The Fridley, Minn.-based company’s newly cleared TrailBlazer cath is designed to support a guide wire during peripheral artery access to enable the delivery of solutions and diagnostic agents. Support catheters, such as the TrailBlazer, are commonly used in endovascular procedures to treat patients with peripheral artery disease.
“Medtronic is committed to providing physicians with meaningful innovations and therapy choices to enhance their peripheral treatment algorithm. Working with physicians, we have extended the Medtronic TrailBlazer support catheter portfolio to offer a broad suite of angled options for treatment of complex lesions both above and below the knee,” peripheral biz prez & GM Mark Pacyna said in a press release.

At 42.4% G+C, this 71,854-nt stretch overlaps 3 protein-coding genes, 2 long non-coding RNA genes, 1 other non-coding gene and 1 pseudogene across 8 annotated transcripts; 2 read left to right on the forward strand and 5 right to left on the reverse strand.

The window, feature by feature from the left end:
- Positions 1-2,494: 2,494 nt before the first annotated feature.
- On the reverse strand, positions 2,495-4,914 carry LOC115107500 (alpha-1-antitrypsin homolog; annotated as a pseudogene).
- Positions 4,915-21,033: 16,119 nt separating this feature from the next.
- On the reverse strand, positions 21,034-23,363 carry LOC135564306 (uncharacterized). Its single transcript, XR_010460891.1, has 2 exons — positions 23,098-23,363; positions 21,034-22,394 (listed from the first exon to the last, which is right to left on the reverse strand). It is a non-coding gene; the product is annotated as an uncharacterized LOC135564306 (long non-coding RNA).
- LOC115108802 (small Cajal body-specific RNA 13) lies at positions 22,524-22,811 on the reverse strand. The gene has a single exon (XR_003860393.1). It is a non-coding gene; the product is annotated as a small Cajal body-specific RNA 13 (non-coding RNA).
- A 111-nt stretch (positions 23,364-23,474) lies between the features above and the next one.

The TrailBlazer cath features a braided stainless steel shaft and a 25 and 30 degree angled tapered tip for accessing and crossing complex lesions, Medtronic said, with 3 radioopaque marker bands and a radiopaque shaft.
Earlier this month, Medtronic said it won FDA premarket approval for its In.Pact Admiral drug-coated balloon with indications for treating in-stent restenosis in peripheral artery disease patients.
The medical device giant touted it as the 1st DCB to be cleared to treat ISR in the U.S., saying the approval was based on results from its In.Pact global study comparing the DCB treatment with standard percutaneous balloon angioplasty.
In-stent restenosis, which occurs when plaque forms around stents originally placed in arteries to restore blood flow, is estimated to occur in up to 40% of all superficial femoral artery stents, Medtronic said.